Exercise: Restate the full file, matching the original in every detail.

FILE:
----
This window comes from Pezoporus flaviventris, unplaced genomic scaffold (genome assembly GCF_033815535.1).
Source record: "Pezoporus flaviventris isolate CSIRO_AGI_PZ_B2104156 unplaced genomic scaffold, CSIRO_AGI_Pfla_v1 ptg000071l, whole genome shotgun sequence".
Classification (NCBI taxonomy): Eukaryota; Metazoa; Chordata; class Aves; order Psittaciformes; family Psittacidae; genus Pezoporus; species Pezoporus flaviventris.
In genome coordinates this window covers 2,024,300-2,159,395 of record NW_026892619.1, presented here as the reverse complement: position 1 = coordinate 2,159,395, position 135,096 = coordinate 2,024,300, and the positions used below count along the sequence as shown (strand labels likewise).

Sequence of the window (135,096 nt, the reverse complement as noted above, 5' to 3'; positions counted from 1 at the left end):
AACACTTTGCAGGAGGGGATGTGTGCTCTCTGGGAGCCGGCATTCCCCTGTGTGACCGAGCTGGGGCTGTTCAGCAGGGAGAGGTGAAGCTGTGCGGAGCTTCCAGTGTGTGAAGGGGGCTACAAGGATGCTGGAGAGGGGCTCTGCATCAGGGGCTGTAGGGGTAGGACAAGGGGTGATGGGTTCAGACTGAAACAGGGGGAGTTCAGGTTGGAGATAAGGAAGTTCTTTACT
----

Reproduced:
This window comes from Pezoporus flaviventris, unplaced genomic scaffold (genome assembly GCF_033815535.1).
Source record: "Pezoporus flaviventris isolate CSIRO_AGI_PZ_B2104156 unplaced genomic scaffold, CSIRO_AGI_Pfla_v1 ptg000071l, whole genome shotgun sequence".
Classification (NCBI taxonomy): Eukaryota; Metazoa; Chordata; class Aves; order Psittaciformes; family Psittacidae; genus Pezoporus; species Pezoporus flaviventris.
In genome coordinates this window covers 2,024,300-2,159,395 of record NW_026892619.1, presented here as the reverse complement: position 1 = coordinate 2,159,395, position 135,096 = coordinate 2,024,300, and the positions used below count along the sequence as shown (strand labels likewise).

Sequence of the window (135,096 nt, the reverse complement as noted above, 5' to 3'; positions counted from 1 at the left end):
AACACTTTGCAGGAGGGGATGTGTGCTCTCTGGGAGCCGGCATTCCCCTGTGTGACCGAGCTGGGGCTGTTCAGCAGGGAGAGGTGAAGCTGTGCGGAGCTTCCAGTGTGTGAAGGGGGCTACAAGGATGCTGGAGAGGGGCTCTGCATCAGGGGCTGTAGGGGTAGGACAAGGGGTGATGGGTTCAGACTGAAACAGGGGGAGTTCAGGTTGGAGATAAGGAAGTTCTTTACT